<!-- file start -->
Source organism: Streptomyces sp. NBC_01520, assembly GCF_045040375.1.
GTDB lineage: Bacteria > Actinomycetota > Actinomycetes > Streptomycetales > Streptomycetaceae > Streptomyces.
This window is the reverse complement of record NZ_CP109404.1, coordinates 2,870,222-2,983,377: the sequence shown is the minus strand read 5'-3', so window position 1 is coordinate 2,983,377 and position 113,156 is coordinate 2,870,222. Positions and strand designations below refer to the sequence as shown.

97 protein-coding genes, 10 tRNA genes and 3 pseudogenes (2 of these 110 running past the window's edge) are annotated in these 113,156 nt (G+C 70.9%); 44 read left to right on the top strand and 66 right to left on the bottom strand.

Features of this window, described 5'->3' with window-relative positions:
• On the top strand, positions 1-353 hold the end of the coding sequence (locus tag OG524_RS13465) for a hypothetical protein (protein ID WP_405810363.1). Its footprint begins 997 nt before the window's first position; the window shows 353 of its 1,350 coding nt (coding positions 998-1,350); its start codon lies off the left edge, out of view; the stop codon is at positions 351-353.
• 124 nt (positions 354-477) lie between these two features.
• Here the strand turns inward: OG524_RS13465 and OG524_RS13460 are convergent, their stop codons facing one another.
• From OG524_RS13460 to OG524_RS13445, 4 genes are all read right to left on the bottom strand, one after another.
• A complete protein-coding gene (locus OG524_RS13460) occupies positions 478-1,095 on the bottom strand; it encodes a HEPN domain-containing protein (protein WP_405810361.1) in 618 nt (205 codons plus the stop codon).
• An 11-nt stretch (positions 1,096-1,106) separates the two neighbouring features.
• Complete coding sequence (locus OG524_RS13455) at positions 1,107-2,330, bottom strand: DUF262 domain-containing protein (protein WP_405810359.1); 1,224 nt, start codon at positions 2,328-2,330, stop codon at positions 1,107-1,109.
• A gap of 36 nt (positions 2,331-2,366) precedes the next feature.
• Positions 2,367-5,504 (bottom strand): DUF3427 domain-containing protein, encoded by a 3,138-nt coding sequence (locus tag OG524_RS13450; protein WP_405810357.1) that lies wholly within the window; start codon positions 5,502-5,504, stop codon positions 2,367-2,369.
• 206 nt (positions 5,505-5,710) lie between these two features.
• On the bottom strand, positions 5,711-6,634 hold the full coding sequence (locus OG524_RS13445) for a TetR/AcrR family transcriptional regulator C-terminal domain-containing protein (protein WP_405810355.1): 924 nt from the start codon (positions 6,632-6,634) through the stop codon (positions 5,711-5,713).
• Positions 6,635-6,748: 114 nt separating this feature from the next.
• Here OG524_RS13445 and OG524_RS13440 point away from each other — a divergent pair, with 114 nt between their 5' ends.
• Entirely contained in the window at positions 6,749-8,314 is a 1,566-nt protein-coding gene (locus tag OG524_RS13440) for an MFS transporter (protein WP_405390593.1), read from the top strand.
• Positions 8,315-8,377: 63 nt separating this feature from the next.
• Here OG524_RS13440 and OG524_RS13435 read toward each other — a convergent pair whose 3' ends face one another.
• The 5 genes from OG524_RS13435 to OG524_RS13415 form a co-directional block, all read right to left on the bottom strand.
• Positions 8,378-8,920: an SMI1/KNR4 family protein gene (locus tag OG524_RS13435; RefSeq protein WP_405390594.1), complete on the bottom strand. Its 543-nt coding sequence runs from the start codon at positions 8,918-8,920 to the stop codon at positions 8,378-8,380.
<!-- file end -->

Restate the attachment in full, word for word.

Source organism: Streptomyces sp. NBC_01520, assembly GCF_045040375.1.
GTDB lineage: Bacteria > Actinomycetota > Actinomycetes > Streptomycetales > Streptomycetaceae > Streptomyces.
This window is the reverse complement of record NZ_CP109404.1, coordinates 2,870,222-2,983,377: the sequence shown is the minus strand read 5'-3', so window position 1 is coordinate 2,983,377 and position 113,156 is coordinate 2,870,222. Positions and strand designations below refer to the sequence as shown.

97 protein-coding genes, 10 tRNA genes and 3 pseudogenes (2 of these 110 running past the window's edge) are annotated in these 113,156 nt (G+C 70.9%); 44 read left to right on the top strand and 66 right to left on the bottom strand.

Features of this window, described 5'->3' with window-relative positions:
• On the top strand, positions 1-353 hold the end of the coding sequence (locus tag OG524_RS13465) for a hypothetical protein (protein ID WP_405810363.1). Its footprint begins 997 nt before the window's first position; the window shows 353 of its 1,350 coding nt (coding positions 998-1,350); its start codon lies off the left edge, out of view; the stop codon is at positions 351-353.
• 124 nt (positions 354-477) lie between these two features.
• Here the strand turns inward: OG524_RS13465 and OG524_RS13460 are convergent, their stop codons facing one another.
• From OG524_RS13460 to OG524_RS13445, 4 genes are all read right to left on the bottom strand, one after another.
• A complete protein-coding gene (locus OG524_RS13460) occupies positions 478-1,095 on the bottom strand; it encodes a HEPN domain-containing protein (protein WP_405810361.1) in 618 nt (205 codons plus the stop codon).
• An 11-nt stretch (positions 1,096-1,106) separates the two neighbouring features.
• Complete coding sequence (locus OG524_RS13455) at positions 1,107-2,330, bottom strand: DUF262 domain-containing protein (protein WP_405810359.1); 1,224 nt, start codon at positions 2,328-2,330, stop codon at positions 1,107-1,109.
• A gap of 36 nt (positions 2,331-2,366) precedes the next feature.
• Positions 2,367-5,504 (bottom strand): DUF3427 domain-containing protein, encoded by a 3,138-nt coding sequence (locus tag OG524_RS13450; protein WP_405810357.1) that lies wholly within the window; start codon positions 5,502-5,504, stop codon positions 2,367-2,369.
• 206 nt (positions 5,505-5,710) lie between these two features.
• On the bottom strand, positions 5,711-6,634 hold the full coding sequence (locus OG524_RS13445) for a TetR/AcrR family transcriptional regulator C-terminal domain-containing protein (protein WP_405810355.1): 924 nt from the start codon (positions 6,632-6,634) through the stop codon (positions 5,711-5,713).
• Positions 6,635-6,748: 114 nt separating this feature from the next.
• Here OG524_RS13445 and OG524_RS13440 point away from each other — a divergent pair, with 114 nt between their 5' ends.
• Entirely contained in the window at positions 6,749-8,314 is a 1,566-nt protein-coding gene (locus tag OG524_RS13440) for an MFS transporter (protein WP_405390593.1), read from the top strand.
• Positions 8,315-8,377: 63 nt separating this feature from the next.
• Here OG524_RS13440 and OG524_RS13435 read toward each other — a convergent pair whose 3' ends face one another.
• The 5 genes from OG524_RS13435 to OG524_RS13415 form a co-directional block, all read right to left on the bottom strand.
• Positions 8,378-8,920: an SMI1/KNR4 family protein gene (locus tag OG524_RS13435; RefSeq protein WP_405390594.1), complete on the bottom strand. Its 543-nt coding sequence runs from the start codon at positions 8,918-8,920 to the stop codon at positions 8,378-8,380.